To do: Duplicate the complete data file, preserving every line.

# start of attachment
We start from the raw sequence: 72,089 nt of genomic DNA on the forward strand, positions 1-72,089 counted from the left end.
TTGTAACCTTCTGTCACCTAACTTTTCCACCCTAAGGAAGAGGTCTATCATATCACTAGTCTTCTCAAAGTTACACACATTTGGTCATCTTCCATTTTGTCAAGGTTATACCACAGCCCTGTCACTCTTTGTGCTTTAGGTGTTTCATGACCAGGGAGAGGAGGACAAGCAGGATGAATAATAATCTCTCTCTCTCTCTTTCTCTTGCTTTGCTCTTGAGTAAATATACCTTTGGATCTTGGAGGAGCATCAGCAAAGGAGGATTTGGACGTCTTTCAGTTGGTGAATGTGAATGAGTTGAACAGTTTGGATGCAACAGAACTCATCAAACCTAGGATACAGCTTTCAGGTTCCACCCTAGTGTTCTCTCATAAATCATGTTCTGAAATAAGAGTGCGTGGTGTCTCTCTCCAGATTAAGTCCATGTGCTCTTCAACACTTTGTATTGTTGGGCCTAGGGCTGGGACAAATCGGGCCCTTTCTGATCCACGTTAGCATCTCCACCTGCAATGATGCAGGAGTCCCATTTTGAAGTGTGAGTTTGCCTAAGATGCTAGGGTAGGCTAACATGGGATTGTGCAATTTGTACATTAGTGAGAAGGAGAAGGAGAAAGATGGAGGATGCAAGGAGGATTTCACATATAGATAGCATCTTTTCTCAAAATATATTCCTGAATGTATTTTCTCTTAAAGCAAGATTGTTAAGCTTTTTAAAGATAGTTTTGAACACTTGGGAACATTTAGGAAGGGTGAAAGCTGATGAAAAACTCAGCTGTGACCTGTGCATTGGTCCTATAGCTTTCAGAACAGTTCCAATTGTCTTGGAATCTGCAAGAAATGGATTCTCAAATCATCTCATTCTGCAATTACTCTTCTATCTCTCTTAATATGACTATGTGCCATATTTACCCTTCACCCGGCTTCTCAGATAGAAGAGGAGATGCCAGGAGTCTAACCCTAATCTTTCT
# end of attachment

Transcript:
We start from the raw sequence: 72,089 nt of genomic DNA on the forward strand, positions 1-72,089 counted from the left end.
TTGTAACCTTCTGTCACCTAACTTTTCCACCCTAAGGAAGAGGTCTATCATATCACTAGTCTTCTCAAAGTTACACACATTTGGTCATCTTCCATTTTGTCAAGGTTATACCACAGCCCTGTCACTCTTTGTGCTTTAGGTGTTTCATGACCAGGGAGAGGAGGACAAGCAGGATGAATAATAATCTCTCTCTCTCTCTTTCTCTTGCTTTGCTCTTGAGTAAATATACCTTTGGATCTTGGAGGAGCATCAGCAAAGGAGGATTTGGACGTCTTTCAGTTGGTGAATGTGAATGAGTTGAACAGTTTGGATGCAACAGAACTCATCAAACCTAGGATACAGCTTTCAGGTTCCACCCTAGTGTTCTCTCATAAATCATGTTCTGAAATAAGAGTGCGTGGTGTCTCTCTCCAGATTAAGTCCATGTGCTCTTCAACACTTTGTATTGTTGGGCCTAGGGCTGGGACAAATCGGGCCCTTTCTGATCCACGTTAGCATCTCCACCTGCAATGATGCAGGAGTCCCATTTTGAAGTGTGAGTTTGCCTAAGATGCTAGGGTAGGCTAACATGGGATTGTGCAATTTGTACATTAGTGAGAAGGAGAAGGAGAAAGATGGAGGATGCAAGGAGGATTTCACATATAGATAGCATCTTTTCTCAAAATATATTCCTGAATGTATTTTCTCTTAAAGCAAGATTGTTAAGCTTTTTAAAGATAGTTTTGAACACTTGGGAACATTTAGGAAGGGTGAAAGCTGATGAAAAACTCAGCTGTGACCTGTGCATTGGTCCTATAGCTTTCAGAACAGTTCCAATTGTCTTGGAATCTGCAAGAAATGGATTCTCAAATCATCTCATTCTGCAATTACTCTTCTATCTCTCTTAATATGACTATGTGCCATATTTACCCTTCACCCGGCTTCTCAGATAGAAGAGGAGATGCCAGGAGTCTAACCCTAATCTTTCT